Searching the Linkage between High Fat Diet and Alzheimer's | 46742

Journal of Neurology & Neurophysiology

ISSN - 2155-9562


Searching the Linkage between High Fat Diet and Alzheimer's Disease: A Debatable Proof Stand for Ketogenic Diet to Alleviate Symptoms of Alzheimer's Patient with APOE ε4 Allele

Md Sahab Uddin, Anamul Haque, Abdullah Al Mamun, Mohammed Ashraful Iqbal, Md Tanvir Kabir, Ram Kamol Rony and Ariful Islam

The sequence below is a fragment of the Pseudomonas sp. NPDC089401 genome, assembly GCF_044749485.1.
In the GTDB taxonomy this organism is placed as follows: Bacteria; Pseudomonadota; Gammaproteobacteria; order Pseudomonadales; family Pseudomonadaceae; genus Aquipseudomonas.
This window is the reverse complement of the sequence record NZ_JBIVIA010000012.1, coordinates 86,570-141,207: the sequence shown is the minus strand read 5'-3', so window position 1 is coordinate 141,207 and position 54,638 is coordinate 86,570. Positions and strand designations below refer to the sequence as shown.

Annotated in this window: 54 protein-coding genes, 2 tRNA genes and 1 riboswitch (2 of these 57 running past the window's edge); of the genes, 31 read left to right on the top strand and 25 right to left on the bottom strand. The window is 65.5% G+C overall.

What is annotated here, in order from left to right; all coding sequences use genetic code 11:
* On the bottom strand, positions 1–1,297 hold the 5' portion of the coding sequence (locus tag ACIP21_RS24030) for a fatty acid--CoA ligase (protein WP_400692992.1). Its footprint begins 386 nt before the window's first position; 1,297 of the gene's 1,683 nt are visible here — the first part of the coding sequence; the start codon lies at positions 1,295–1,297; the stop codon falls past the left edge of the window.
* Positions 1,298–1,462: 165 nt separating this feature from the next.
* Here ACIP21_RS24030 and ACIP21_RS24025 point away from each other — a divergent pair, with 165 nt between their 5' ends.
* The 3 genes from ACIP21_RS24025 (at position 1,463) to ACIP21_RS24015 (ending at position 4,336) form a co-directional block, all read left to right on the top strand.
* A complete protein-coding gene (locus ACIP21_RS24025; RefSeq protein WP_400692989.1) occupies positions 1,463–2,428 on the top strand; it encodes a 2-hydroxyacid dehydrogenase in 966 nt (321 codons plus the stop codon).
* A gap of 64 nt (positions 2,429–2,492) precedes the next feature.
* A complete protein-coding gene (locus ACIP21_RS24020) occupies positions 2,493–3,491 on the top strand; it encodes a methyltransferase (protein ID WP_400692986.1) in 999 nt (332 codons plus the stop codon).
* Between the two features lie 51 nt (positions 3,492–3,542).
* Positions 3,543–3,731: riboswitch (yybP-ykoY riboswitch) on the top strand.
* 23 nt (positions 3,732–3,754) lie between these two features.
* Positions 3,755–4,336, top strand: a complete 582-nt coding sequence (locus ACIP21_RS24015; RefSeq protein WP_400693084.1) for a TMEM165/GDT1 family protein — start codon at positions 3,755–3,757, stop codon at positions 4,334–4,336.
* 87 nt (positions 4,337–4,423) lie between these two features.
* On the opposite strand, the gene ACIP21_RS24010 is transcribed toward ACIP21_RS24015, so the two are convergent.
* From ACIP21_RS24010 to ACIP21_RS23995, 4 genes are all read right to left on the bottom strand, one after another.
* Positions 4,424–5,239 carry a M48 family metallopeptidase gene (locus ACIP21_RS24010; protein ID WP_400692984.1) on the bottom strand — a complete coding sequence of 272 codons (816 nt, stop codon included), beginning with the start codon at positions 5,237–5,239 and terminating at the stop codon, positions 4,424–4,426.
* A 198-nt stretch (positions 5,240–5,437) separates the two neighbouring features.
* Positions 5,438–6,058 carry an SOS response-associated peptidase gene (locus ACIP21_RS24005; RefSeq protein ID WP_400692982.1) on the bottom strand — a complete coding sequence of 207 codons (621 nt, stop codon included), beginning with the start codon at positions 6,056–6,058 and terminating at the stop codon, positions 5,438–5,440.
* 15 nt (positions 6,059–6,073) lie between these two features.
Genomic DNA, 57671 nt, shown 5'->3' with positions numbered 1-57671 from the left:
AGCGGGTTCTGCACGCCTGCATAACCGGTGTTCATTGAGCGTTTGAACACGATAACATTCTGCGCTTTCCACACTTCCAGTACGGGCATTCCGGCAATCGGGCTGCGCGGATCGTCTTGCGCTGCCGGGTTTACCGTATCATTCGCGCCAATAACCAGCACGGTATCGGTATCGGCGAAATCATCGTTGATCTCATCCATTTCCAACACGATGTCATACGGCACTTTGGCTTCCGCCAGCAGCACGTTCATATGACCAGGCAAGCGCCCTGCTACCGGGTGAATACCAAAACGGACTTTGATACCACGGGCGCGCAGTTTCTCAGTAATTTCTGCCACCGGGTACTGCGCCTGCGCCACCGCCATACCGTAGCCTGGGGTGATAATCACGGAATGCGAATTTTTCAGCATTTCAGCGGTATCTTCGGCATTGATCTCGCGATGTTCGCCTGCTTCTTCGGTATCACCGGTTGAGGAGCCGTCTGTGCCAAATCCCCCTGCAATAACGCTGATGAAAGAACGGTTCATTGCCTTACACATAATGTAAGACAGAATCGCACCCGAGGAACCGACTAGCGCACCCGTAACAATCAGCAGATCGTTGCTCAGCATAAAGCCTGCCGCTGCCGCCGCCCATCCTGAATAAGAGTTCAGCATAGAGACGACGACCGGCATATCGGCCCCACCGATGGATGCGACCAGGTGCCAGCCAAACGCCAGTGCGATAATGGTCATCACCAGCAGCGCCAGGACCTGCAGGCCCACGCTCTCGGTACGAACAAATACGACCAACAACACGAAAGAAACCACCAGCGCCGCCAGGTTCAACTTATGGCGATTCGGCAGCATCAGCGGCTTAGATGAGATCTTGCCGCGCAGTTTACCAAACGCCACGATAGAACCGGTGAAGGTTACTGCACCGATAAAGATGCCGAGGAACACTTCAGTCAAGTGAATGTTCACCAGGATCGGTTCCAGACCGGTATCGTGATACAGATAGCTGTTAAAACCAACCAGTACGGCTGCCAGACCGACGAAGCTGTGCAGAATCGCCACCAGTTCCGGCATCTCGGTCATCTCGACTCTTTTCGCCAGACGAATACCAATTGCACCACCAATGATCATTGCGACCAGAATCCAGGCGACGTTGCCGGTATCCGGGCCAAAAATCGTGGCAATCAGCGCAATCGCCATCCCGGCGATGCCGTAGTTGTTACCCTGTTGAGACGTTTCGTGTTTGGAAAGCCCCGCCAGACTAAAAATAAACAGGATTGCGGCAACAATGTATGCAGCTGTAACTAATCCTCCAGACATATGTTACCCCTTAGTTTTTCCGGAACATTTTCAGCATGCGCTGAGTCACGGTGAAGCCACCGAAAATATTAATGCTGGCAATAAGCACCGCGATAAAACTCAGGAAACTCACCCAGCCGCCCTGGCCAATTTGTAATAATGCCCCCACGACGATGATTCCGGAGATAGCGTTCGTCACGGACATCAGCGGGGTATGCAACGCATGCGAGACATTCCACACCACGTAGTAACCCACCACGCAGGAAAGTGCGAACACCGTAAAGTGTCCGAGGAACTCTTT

Alzheimer’s disease (AD) is an incurable neurodegenerative form of dementia affecting millions of individuals worldwide. A hallmark of AD is the deregulation of the level of ß-amyloid (Aß) that leads to the appearance of the senile plaques that contain Aß derived from the cleavage of the amyloid precursor protein. Among numerous risk factors for AD, genetic risk factor such as possession of ε4 allele of apolipoprotein E (ApoE4) is considered as a crucial risk factor. Moreover, dietary fat composition has also been concerned as an important factor for AD since cholesterol and blood-brain barrier functions are linked with AD. The primary genetic risk factor is ApoE ε4 allele that encodes one of several proteins responsible for cholesterol transport and it is considered as foremost cholesterol transport proteins in the brain. For the progression of AD high level of serum/plasma cholesterol has been recommended as a causative factor. But this statement is debatable meanwhile brain cholesterol levels of AD patients are highly variable and cholesterol levels in serum/plasma and brain of AD patients do not consider cholesterol as a risk factor in AD. Indeed, APOE ε4 is neither essential nor enough for the development of AD, it only serves as a synergistic and increases the risk of AD. Another prominent feature of AD is region-specific declines in brain glucose metabolism. The brain cells are totally different from other cells of the body, the brain cells cannot competently metabolize fats, therefore completely depends on glucose as an energy substrate. Consequently, inhibition of glucose metabolism can have intense effects on the brain functions. As a result hypo-metabolism observed in AD has just attained considerable attention as a probable target for interference in the disease progression. One propitious way is to maintain the regular glucose supply to the brain with ketone bodies from ketogenic diet represents a potent therapeutic for AD. Therefore the objective of this study was to analyze the relationship of the high dietary fat composition to the risk of developing AD by considering the impact of ApoE genotype.